PASADENA, Texas -- Houston's "Candyman" has become something of an urban legend. But to many parents and children, the story of a father who poisoned his own son's Halloween candy with cyanide is a reminder of an evil far scarier than ghosts or goblins.
More than 40 years have passed since that Halloween night in 1974, but families have never forgotten.
"It was kind of a cold, and kind of a misty, damp night," remembers Harold Nassif, a former Pasadena Detective Sergeant who investigated the case. "Since it had been raining, Mr. O'Bryan had a raincoat on. Unbeknownst to his friends who he was with, he had the pixie sticks shoved up the sleeves of his raincoat."
Ronald O'Bryan gave pixie sticks to five children, including two of his own. His eight-year-old son, Timothy, asked for one first.
"He said the boy responded after he ate some of it that it was very bitter and didn't taste right," Nassif said.
An hour later, Timothy was dead. The pixie sticks were found to be filled with cyanide.
None of the other children had eaten theirs, but one child tried.
"He had gone home, showed it to his mother and she wouldn't let him have it that night," said Nassif. "She said he could have it after school the next afternoon."
Parents across the country vowed to never celebrate Halloween again.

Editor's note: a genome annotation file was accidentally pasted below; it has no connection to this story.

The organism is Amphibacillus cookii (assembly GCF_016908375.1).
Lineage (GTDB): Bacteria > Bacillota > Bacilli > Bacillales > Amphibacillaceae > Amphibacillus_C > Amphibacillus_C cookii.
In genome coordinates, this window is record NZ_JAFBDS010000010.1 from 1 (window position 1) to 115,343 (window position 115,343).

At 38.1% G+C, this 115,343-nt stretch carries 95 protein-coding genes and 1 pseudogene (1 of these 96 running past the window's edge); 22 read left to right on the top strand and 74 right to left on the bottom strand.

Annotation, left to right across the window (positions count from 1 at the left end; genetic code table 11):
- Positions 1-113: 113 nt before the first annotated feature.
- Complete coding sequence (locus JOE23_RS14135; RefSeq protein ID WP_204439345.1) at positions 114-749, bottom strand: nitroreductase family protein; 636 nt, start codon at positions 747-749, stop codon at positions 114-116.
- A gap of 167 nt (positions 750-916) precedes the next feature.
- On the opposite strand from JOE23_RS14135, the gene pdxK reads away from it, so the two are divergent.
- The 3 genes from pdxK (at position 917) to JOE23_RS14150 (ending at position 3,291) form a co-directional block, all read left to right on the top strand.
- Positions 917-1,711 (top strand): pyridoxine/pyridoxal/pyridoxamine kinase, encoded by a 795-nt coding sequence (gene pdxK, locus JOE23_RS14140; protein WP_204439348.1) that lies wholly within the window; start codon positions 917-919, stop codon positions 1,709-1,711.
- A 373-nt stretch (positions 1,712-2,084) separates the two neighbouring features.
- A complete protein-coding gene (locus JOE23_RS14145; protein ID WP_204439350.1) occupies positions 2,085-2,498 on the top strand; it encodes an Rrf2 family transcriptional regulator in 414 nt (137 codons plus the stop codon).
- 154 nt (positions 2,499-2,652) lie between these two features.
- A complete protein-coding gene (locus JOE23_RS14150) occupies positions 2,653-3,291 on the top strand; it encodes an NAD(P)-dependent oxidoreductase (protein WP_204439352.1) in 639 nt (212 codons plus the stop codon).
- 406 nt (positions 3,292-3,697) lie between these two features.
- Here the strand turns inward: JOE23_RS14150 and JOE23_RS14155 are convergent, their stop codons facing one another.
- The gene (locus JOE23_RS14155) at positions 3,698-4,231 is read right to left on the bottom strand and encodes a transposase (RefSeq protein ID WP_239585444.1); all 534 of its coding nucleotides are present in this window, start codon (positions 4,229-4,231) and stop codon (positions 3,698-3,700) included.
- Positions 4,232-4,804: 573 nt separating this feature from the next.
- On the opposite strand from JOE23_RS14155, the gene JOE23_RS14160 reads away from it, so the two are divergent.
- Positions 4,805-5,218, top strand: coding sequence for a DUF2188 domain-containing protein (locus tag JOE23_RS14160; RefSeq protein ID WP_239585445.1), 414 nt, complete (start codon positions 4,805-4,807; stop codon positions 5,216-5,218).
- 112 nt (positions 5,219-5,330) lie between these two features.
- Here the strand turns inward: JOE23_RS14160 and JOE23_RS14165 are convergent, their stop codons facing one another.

O'Bryan said he was shocked, even giving an emotional eulogy at his son's funeral. The home where O'Bryan claimed to get the pixie sticks was shrouded in suspicions.
"Someone took it upon themselves to take away the trust and fun away from a lot of parents and a lot of children," said Elizabeth Bagwell, who lives in the home now.
Then, police learned O'Bryan had just taken out life insurance policies for his children.
"I found an adding machine tape," said Nassif. "It had all of his bills written out next to the numbers on an adding machine tape. It came to almost the exact amount of what he stood to collect."
O'Bryan maintained his innocence. A jury took less than an hour to convict him, and an hour and five minutes to sentence him to death.
"He was just very cold and calculating. He saw a means to an end to get out of debt and it's as simple as that," Nassif said. "Halloween will never be the same. Not like it was before this happened."
O'Bryan was executed 10 years after his son's death, on March 31, 1984.
SEE ALSO: A look at Houston's most notorious serial killers, 44 years later
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